MP and AP Flashcards


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1

What is the primary role of cardiac myocytes?

Conraction

2

How is contraction initiated?

Action potential

3

What is action potential (AP)?

Transient change in polarization of resting membrane potential

4

Cardiac myocytes have an ___________________ b/w the intracellular and extracellular regions.

Electrical potential difference

5

The intracellular region of cardiac myocytes is _____________ charged relative to the extracellular region

Negatively

6

A resting ventricular myocyte has a resting membrane potential of ________ relative to the extracellular env.

-90 mV

7

What is the charge of the extracellular environment of a resting ventricular myocyte?

0 mV

8

T/F: The cardiac myocyte in a resting state is said to be depolarized, meaning there is charge separation b/w interior and exterior environments of the cell.

False

9

The Em is determined by _________________

[ion] differences

10

Which four ions are primarily involved in determining the membrane potential during the cardiac cycle?

  • Na+
  • K+
  • Ca++
  • Cl-
11

The current of cell membranes is carried by ______

ions

12

Which ion is most important for establishing the resting membrane potential?

K+

13

T/F: Ohm's Law states that the voltage difference b/w two points in a material are indirectly proportional to the current (I) and the resistance (R)

False

14

T/F: The inverse of current (I) is known as conductance (g).

False

15

V =

I*R

16

I = ΔV(1/R) =

ΔV*g

17

What factors are involved in the membrane potential?

  1. Type of cell
  2. [Ionic] differences
    1. Chemical gradient
    2. Electrochemical forces
  3. Permeability of cell membrane
  4. Electrogenic pumps
18

[K+] is _______ (high/low) on the inside of the cell.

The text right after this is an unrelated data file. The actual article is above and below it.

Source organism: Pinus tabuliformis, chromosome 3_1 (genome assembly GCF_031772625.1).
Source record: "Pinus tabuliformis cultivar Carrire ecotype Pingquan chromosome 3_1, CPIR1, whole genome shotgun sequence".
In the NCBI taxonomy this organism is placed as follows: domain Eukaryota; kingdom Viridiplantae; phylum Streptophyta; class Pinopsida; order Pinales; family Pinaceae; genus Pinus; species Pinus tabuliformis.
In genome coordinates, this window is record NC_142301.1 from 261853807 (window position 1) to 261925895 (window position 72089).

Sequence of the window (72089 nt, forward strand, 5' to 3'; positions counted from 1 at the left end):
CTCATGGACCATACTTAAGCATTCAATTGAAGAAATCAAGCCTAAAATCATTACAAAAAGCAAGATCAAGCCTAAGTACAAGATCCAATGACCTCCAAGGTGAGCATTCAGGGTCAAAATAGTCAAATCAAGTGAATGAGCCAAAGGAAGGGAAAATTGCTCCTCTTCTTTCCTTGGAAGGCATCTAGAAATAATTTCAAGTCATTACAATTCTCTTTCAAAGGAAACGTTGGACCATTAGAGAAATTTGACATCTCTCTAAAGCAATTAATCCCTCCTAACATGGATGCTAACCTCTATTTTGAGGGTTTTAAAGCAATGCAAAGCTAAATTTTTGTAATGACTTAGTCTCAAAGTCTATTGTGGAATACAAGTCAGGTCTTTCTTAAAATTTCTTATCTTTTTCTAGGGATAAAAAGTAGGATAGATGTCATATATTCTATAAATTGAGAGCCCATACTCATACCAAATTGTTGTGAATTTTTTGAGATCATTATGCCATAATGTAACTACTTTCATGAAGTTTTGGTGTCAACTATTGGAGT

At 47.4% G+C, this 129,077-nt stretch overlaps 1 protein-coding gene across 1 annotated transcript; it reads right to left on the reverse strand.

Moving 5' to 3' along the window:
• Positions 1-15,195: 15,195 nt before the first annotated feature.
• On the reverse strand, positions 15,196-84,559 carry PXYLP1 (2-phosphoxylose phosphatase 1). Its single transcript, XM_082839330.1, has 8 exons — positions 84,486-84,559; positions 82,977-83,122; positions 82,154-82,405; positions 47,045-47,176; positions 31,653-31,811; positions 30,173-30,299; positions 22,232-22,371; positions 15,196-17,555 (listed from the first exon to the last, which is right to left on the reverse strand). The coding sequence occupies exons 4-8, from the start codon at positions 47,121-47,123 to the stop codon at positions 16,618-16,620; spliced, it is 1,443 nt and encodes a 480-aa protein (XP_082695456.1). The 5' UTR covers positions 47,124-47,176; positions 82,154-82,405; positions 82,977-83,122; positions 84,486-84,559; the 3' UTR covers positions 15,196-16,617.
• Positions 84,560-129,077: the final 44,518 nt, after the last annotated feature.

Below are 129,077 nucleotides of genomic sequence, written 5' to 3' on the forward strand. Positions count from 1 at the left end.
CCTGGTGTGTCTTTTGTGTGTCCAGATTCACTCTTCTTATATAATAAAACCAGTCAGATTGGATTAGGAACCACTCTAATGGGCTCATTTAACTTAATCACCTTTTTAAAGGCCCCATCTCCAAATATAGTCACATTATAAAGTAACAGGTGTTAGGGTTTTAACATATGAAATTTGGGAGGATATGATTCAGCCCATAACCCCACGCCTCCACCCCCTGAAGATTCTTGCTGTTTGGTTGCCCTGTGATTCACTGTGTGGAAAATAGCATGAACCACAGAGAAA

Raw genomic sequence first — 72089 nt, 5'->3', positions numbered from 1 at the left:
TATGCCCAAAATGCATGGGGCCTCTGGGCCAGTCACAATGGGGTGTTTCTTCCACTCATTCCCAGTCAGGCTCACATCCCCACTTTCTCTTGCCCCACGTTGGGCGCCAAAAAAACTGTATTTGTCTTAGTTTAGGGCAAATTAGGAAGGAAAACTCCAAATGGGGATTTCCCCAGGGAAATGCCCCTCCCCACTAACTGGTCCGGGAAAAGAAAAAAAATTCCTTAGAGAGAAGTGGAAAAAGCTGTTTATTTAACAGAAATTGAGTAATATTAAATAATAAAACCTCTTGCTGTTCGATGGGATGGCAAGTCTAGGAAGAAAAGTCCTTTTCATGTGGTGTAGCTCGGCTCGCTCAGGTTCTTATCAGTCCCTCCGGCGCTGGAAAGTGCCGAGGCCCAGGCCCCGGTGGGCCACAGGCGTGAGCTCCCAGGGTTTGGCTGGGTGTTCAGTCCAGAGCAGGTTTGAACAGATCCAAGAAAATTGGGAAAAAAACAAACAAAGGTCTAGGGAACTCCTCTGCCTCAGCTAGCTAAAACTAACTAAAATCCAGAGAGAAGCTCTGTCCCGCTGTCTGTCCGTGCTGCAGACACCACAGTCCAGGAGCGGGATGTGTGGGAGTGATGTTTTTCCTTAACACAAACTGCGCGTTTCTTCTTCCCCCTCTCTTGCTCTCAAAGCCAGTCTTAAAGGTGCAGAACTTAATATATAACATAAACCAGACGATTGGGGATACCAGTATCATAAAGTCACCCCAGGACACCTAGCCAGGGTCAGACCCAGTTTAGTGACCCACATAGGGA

High

19

Where will K+ want to move?

From inside to outside

20

Where will Na+ want to move?

From outside to inside

21

Where will Ca++ want to move?

From outside to inside

22

What equation can be used to calculate ion equilibrium?

Nernst

23

T/F: EK is not the same as Em because EK is less negative than Em

False

24

Why is there a small net electromotive driving force resulting in steady and slow leakage of K+ in resting nonpacemaker cardiomyocytes?

Negative voltage required to stop outward flow of K+ is not strong enough

25

What is responsible for the flow of K+ ions in the resting state?

Inward rectifier potassium channel (KI1)

26

The higher the permeability, the higher the ______________, meaning the greater the solute transport across the cell membrane

conductance

27

Where is the Na/K pump located?

Sarcolemma

28

If the ATPase Na/K pump is inhibited, what happens to intracellular Na?

Increases

29

Na/Ca exchanger rate (Na:Ca)

3:1

30

Na/K exchanger rate (Na:K)

3:2

31

A flux of positive charge into the resting cell results in a(n) __________ (inward/outward) current and ___(de-/hyper-)polarization of the cell.

Inward; depolarization

32